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Webvan: Groceries on the Internet

(Note: this write-up focuses on the discussion questions. The case is pretty easy to skim.) Discussion Questions 1.How would you segment the potential market for groceries on the web? What are the needs of shoppers in this market? You may want to think separately about their needs from the shopping process and their needs from the goods they buy; keep in mind both physical and psychological needs. One way to segment the market and target the customer base: The shopping process a. People who enjoy grocery shopping b. People who hate grocery shopping Interest in Technology a. People who enjoy using computers/internet b. People who are not comfortable using technology Time and Convenience a. People who are time-starved b. People who have free time Necessity a. People who need to have food brought to them b. People who are able to get it themselves Geography a. People living in densely populated areas b. People living in sparsely populated areas The matrix below shows the desirability of different segments. Ranking assumes all other things equal. Shop + Tech + Med/Low Tech Low HaveTime Low No Time Medium Need High DontNeed Low PopHigh Low PopLow Low Shop High Med/High Medium High High Med/High High Low Tech + Medium High High Med/High High Low Tech Low Med/High Med/Low Med/Low Med/Low Low Time No Time Need No Need

High Low Medium Low

High Med/High High High Low Low

Med/High Low

2. Which segment or segments should Webvan target? Why? Would your answer be the same for Peapod, Albertsons, and Streamline? Webvan should target people who have no time and need convenience, who dont gain pleasure from shopping, who live in relatively densely populated areas, who have access to and are not afraid of using technology, who are not looking for esoteric items, and/or who are unable to go to the store. Examples are: busy urban/close suburban professionals, moms, and students, all of who are comfortable buying over the Internet and for whom the convenience is more important than the shopping experience. While the homebound may seem like a perfect market segment, the question of access to and comfort with computers and shopping over the Internet is a big one and makes them a less appealing market.

Webvans segments are the same as the ones Peapod, Albertsons, and Steam line are targeting with a few exceptions: Streamline focuses exclusively on suburban families and Albertsons does not carry perishables. 3. What will it take for the Webvan business model to become profitable? Does Webvan have a competitive advantage to sustain its position if the market does take off? The table below looks at the P&L of a Webvan hub under ideal conditions. Depreciation assumes that they pay $30 million to build the hub (midpoint of the $25-$30 M range given), that they can sell it for $5 million, and that it has a life of 20 years. COGS is based on the COGS margin for a normal supermarket that is 73.8%. The cost of labor for drivers is included in the cost for the trucks. The labor cost for the packers is based on $40,000 income per worker (number from case) times the number of workers. The number of workers was calculated by estimating the number of items per day and dividing by the number of items a worker can pack in an hour and dividing by the number of hours in a shift to get workers. This scenario looks at the ideal situation where the hub is making $300 M a year. If the average order size is $103, Webvan only needs 1,976 customers to breakeven. If you drop these tables into Excel, you can the assumptions and test sensitivities. For example, if Webvan customers ordered as infrequently as PeaPod customers in 1998 (5.2 orders/year), Webvan would need 20,552 customers to breakeven and 560,000 customers at one hub alone to reach capacity and its $300 million target. Webvans competitive advantage is supposed to be the speed and efficiency of its hub distribution centers. At capacity it can handle 50,000 SKUs and 2,920,000 orders per year. This is the same table the one on the left, but shows the formulas in each cell. Webvan Hub P& L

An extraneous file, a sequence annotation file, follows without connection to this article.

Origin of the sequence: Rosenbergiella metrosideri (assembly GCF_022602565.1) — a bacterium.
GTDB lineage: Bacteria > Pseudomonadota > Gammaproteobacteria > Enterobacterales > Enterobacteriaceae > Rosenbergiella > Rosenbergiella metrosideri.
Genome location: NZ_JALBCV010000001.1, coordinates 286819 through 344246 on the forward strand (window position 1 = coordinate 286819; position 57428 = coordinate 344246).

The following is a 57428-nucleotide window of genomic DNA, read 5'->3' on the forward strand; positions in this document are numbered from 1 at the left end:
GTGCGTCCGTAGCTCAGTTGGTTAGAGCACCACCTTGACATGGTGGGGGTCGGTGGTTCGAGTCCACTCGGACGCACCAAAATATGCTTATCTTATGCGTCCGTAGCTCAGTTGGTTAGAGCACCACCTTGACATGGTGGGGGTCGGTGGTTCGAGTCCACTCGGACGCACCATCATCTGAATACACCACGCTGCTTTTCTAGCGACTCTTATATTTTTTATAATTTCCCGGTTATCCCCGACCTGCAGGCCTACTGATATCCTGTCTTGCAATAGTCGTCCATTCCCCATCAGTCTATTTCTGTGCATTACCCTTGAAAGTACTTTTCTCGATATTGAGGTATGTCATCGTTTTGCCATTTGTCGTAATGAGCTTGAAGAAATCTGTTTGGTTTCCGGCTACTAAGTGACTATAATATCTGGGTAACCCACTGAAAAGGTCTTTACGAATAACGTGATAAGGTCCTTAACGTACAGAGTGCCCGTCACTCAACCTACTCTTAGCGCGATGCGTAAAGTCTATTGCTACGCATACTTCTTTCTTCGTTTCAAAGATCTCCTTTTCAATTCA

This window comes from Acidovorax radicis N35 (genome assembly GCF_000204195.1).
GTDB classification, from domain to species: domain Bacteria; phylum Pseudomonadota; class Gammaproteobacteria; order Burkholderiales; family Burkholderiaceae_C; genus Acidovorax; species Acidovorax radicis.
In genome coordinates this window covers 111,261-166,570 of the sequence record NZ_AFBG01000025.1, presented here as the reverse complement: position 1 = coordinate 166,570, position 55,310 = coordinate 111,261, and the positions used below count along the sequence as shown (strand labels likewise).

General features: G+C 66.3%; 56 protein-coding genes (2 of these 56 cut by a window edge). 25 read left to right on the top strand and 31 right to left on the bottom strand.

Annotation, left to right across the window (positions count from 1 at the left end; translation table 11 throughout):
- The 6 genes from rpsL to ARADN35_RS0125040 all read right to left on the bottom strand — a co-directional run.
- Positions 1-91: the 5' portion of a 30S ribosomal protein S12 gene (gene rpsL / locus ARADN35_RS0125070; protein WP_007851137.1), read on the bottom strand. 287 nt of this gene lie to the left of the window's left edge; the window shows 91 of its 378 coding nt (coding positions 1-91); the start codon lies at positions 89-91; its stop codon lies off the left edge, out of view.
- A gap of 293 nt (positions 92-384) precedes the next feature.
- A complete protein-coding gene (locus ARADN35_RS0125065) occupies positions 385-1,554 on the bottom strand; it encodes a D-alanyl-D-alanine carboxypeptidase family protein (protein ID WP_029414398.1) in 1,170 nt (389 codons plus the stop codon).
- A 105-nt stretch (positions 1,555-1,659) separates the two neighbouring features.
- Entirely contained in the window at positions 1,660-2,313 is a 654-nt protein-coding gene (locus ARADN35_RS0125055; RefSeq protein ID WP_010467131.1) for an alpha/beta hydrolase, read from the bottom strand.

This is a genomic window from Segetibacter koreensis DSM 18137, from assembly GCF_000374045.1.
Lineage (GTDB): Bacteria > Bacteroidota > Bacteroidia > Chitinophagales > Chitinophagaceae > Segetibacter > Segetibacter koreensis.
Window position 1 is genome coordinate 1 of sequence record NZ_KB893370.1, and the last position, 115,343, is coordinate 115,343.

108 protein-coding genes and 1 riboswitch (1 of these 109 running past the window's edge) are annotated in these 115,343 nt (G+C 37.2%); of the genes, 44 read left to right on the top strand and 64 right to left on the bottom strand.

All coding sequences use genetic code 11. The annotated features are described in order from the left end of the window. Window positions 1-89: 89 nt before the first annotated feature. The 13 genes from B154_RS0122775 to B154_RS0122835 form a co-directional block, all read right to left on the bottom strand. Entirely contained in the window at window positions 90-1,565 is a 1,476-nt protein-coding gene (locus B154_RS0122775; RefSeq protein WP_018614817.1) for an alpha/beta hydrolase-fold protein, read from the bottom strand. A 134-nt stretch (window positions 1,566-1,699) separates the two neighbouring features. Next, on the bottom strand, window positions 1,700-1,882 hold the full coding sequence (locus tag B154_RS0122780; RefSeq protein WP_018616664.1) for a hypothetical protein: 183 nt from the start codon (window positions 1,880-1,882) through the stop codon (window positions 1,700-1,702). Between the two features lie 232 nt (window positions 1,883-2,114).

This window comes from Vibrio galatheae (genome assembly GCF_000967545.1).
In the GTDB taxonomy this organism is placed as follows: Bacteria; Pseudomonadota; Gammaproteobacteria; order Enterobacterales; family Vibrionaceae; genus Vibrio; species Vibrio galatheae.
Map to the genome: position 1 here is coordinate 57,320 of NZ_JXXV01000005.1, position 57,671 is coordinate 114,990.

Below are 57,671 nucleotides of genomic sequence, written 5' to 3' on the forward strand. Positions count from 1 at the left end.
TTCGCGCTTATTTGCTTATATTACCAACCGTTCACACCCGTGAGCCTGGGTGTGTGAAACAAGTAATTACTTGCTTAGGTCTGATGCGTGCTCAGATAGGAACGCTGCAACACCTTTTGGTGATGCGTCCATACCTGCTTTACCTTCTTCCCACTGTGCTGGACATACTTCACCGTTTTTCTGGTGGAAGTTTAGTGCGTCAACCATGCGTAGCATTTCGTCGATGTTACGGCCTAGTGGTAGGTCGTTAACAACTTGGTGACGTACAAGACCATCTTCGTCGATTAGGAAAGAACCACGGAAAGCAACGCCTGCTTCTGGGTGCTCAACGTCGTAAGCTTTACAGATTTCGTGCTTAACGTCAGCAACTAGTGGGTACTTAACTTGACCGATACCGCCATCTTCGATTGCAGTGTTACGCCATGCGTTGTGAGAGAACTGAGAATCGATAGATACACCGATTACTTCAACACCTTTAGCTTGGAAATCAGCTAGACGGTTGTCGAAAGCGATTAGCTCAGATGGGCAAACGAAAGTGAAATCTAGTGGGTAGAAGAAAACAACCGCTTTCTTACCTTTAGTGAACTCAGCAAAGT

Ideal Scenario Assumptions # of Customers Avg. Order Size Orders/Yr/Cust Orders/Yr Items/avg order # hours in shift Cost of worker ($ in thousands) Total Revenue Costs Depreciation* Large Trucks Small Trucks COGS** Packing Labor Profit Profit Margin B C

Webvan Hub P& L

6 7 8 9 10 11 12 13 14 15 16 17 18 19 20 21 22 23 24 Ideal Scenario Assumptions # of Customers Avg. Order Size Orders/Yr/Cust Orders/Yr Items/avg order # hours in shift Cost of worker ($ in thousands) Total Revenue Costs Depreciation* Large Trucks Small Trucks COGS** Packing Labor Profit *** Profit Margin

56,012 $103 52 2,912,621 27 8 $40,000

=(D16/D8/D9)*1000 103 52 =D9*D7 27 8 40000

$300,000 $1,250 $5,825 $34,951 $221,400 $2,394 $34,179 11.4%

300000 =(30000-5000)/20 =((D9*D7)/50000)*100 =((D7*D9/5000)*60) =D16*0.738 =D10*D11/365/450/D12*40 =D16-D18-D19-D20-D21-D22 =D23/D16

4. Estimate the lifetime value of a Webvan customer. The present value of the annuity stream of payments depends on the assumptions. The annuity equation is: PV=C[(1/r)-(1/(r(1+r)^t)] see page 84 in the finance book. Assuming a customer makes 50 orders a year at $103 an order and Webvan has a profit margin of 12% (stated goal on pg 7 of case), Webvan makes $618 a year on that customer. Assuming Webvan keeps the customer for 5 years, and that the interest rate is 8%, that customer is worth $2,467 to Webvan.